Wednesday, December 10, 2008

Avoid the Bleeding Edge

Below is the Technology Adoption Lifecycle curve as defined by Joe M. Bohlen, George M. Beal and Everett M. Rogers from Iowa State College:


The curve describes how new ideas and technologies spread across cultures. The researchers have found that the bell curve above is a standard model for the adoption or acceptance of new technologies. Both demographics and psychological characteristics play a significant role at each stage in the curve.

Their findings indicated that:
  • innovators - more educated, more money and more risk-oriented
  • early adopters - younger, more educated, tended to be community leaders
  • early majority - more conservative but open to new ideas, active in community and influence to neighbours
  • late majority - older, less educated, fairly conservative and less socially active
  • laggards - very conservative, little money, oldest and least educated
Ultimately it is your risk tolerance that determines where you fall on the curve. Obviously familiar technologies related to your business may lead you to an earlier stage on the curve. However, I usually advise all my customers to avoid the Innovator and Early Adopter stages of any new technology. Typically, these are the users that absorb the greatest amount of risk associated with new technologies.
Think of every new gadget that has caught your attention on release. On June 29, 2007, Apple Computer released the iPhone; innovators and early adopters stood in line for hours to pay $599 per phone. By September of 2007 Apple announced a $200 discount on the high end iPhone which caused a massive customer backlash. Because of the incredible hype, normally rational people rushed out to overspend on a new cell phone. If they had waited three months they could have gotten the same phone for 30% less. Innovators and early adopters tend to absorb the highest costs for new technology. They are the consumers that repay the lion's share of the research and development costs.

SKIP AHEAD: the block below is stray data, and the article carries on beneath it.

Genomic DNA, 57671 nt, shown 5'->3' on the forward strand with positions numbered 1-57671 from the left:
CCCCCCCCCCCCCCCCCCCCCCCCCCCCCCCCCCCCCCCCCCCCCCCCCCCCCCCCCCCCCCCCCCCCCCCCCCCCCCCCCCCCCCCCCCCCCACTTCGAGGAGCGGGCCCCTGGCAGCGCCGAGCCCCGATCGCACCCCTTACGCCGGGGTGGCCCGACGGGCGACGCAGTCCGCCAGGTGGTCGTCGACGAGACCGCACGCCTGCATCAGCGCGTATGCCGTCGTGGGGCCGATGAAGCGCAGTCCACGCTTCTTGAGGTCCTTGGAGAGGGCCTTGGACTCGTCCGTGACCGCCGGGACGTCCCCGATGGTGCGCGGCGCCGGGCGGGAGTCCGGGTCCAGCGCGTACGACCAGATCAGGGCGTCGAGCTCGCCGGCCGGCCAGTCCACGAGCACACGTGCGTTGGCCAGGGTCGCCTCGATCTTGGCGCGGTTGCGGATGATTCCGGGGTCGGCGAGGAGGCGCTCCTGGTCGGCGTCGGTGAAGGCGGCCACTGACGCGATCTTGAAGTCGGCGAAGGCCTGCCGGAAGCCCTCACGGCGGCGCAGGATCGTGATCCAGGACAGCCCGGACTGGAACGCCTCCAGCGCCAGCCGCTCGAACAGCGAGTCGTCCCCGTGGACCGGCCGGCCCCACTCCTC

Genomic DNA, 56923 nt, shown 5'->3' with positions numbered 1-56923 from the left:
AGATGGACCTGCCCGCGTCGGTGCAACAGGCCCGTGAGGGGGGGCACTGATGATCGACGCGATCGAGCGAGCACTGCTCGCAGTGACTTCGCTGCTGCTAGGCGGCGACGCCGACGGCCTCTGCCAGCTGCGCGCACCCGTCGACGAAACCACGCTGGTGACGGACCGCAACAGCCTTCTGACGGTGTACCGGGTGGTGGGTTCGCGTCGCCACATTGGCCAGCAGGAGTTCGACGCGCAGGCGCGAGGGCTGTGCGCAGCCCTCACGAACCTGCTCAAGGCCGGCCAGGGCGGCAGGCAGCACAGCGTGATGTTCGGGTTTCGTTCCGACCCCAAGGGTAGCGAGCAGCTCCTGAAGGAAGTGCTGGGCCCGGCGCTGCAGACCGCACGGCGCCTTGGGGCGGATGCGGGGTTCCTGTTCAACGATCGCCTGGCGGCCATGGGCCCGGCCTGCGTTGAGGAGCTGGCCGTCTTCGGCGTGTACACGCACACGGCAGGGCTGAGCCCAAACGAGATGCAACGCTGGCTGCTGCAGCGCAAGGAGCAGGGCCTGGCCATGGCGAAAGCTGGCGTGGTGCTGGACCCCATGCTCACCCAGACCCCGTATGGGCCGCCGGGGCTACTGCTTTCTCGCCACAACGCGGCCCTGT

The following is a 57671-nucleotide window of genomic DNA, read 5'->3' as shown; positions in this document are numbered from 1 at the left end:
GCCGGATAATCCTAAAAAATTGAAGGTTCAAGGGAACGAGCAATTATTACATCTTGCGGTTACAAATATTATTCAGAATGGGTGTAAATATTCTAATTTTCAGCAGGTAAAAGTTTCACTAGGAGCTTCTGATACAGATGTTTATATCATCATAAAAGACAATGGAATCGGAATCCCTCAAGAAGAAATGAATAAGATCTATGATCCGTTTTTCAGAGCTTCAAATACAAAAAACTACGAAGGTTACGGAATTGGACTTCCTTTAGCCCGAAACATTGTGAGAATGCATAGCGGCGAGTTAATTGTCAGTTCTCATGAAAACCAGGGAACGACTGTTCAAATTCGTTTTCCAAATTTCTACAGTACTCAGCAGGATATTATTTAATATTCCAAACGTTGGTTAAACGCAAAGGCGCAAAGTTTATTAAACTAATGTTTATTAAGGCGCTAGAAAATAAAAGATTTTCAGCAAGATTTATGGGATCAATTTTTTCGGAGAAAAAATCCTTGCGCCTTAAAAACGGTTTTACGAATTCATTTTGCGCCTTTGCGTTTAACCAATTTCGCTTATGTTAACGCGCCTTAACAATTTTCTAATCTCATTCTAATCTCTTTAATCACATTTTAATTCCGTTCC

There is also the risk posed by bugs and problems. Everyone has a story of a new product or gizmo they bought that didn't work right. Innovators and early adopters always bear the brunt of these problems as the company hasn't had time to iron out the bugs. There is significant business risk associated with errors and problems with new technologies. Could you imagine a new productivity software that paralyzed your business because of bugs? The hidden costs of these problems can be astronomical. A great example of a product failure caused by excessive bugs is Microsoft's Windows Vista. Vista suffers lackluster sales after computer geeks worldwide largely dismissed it as error prone and faulty. Regardless of the number of updates and repairs issued by Microsoft, the damage was done and Vista never fully recovered.
Finally, there is the very real danger from a failure to capture sufficient market share. If a company cannot launch their new technology and capture enough market share, there is no future for the product. A great recent example is HD-DVD which lost the high definition format war to BluRay. How many people purchased HD-DVD equipment only to have it become obsolete? I am certain you can think of other examples. If you are old enough you may remember the battle between LaserDiscs and DVDs. The technical history books are full of examples of failed technologies that left innovators and early adopters high and dry.


Continued: When to Buy In

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Source: Wikipedia Technology Adoption Lifecycle

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